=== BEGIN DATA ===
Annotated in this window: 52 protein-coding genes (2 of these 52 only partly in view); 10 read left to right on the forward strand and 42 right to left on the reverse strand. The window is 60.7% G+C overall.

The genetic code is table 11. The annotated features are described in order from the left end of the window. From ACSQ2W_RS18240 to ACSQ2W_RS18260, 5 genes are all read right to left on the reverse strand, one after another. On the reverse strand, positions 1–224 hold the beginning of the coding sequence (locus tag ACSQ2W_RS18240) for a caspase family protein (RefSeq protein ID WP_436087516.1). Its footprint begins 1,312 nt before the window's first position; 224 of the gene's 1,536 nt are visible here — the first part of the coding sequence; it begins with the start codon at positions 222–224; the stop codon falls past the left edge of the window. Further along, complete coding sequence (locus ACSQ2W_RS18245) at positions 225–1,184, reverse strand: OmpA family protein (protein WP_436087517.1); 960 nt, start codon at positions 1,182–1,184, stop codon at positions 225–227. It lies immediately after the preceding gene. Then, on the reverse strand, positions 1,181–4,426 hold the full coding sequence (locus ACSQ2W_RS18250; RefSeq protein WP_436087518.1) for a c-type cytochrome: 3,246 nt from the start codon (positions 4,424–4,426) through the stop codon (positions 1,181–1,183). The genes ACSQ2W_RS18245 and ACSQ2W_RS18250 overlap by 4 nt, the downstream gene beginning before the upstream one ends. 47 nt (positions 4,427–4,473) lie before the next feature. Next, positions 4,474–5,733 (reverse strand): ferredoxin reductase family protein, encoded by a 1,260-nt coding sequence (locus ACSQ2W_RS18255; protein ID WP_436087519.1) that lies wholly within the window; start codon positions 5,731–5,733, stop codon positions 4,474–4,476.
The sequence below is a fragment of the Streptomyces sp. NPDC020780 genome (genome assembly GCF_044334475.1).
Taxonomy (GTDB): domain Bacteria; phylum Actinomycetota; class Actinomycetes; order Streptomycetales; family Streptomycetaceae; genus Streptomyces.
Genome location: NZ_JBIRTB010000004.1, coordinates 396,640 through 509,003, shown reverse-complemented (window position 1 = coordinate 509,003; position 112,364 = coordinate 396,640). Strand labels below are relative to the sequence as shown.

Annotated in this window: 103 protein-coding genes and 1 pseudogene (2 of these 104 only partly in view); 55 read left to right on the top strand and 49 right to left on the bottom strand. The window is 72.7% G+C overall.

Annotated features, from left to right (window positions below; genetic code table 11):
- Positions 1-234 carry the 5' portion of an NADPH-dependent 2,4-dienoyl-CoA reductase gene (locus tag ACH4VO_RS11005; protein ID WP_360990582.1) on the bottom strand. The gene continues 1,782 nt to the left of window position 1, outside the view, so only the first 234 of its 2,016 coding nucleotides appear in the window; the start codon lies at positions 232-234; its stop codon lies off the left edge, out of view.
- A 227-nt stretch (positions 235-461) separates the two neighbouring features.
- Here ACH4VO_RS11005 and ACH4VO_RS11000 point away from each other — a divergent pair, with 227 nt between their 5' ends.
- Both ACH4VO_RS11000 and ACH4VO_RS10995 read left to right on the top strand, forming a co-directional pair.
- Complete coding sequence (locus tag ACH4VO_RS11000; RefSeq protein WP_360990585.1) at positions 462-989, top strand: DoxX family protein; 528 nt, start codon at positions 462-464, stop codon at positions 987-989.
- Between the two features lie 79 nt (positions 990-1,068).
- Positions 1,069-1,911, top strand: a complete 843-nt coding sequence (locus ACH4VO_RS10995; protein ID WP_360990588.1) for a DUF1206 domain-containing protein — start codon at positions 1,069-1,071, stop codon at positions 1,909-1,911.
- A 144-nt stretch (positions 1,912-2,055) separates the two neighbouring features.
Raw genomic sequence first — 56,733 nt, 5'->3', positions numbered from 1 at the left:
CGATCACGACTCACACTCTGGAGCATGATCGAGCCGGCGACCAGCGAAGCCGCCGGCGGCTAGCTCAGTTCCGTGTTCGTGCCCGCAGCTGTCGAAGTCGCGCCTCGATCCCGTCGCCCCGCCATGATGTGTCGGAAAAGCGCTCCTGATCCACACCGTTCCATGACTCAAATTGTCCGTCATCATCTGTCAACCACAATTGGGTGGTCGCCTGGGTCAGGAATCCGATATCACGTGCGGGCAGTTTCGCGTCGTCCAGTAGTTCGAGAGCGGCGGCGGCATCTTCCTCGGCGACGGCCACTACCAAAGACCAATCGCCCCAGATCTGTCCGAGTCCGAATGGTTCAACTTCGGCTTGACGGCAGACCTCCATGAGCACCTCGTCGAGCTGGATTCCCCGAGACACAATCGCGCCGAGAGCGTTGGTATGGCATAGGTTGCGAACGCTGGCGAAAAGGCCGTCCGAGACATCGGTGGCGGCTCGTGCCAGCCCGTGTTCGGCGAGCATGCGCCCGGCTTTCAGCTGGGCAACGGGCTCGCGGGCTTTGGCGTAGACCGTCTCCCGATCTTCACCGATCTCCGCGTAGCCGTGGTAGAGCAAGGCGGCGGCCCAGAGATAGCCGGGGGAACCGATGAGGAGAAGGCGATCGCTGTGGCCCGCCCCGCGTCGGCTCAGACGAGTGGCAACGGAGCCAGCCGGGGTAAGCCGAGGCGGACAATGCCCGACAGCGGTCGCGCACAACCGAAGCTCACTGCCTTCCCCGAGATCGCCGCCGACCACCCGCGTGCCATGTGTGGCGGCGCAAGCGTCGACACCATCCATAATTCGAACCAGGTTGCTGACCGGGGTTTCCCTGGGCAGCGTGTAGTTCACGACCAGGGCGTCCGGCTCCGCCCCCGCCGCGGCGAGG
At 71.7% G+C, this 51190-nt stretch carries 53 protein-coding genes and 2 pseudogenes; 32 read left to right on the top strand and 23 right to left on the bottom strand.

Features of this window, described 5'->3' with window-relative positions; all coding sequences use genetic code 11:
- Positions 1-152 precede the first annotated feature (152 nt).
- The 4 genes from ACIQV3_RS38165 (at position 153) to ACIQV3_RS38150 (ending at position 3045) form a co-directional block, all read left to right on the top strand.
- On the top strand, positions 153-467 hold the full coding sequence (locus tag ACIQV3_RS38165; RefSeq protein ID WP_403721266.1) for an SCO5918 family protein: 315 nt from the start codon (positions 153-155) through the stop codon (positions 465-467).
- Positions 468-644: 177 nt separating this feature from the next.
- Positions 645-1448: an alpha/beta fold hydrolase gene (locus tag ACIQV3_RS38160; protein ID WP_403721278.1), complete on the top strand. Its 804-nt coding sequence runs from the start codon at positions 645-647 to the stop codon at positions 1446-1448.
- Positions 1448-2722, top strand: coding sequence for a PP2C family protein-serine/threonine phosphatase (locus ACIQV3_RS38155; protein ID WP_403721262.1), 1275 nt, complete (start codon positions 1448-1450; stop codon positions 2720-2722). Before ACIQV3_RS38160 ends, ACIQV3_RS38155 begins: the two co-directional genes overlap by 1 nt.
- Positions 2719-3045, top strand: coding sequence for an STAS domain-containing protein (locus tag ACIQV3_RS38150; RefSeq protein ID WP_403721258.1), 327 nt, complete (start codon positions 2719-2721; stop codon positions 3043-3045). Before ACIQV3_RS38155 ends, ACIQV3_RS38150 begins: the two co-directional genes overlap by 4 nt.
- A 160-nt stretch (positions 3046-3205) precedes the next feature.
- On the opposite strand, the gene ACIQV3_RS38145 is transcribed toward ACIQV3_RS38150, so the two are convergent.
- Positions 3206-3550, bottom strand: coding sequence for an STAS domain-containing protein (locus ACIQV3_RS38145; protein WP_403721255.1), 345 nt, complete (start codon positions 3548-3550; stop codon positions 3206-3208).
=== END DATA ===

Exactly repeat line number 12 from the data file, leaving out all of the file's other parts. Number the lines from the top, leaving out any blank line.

- Complete coding sequence (locus tag ACH4VO_RS11000; RefSeq protein WP_360990585.1) at positions 462-989, top strand: DoxX family protein; 528 nt, start codon at positions 462-464, stop codon at positions 987-989.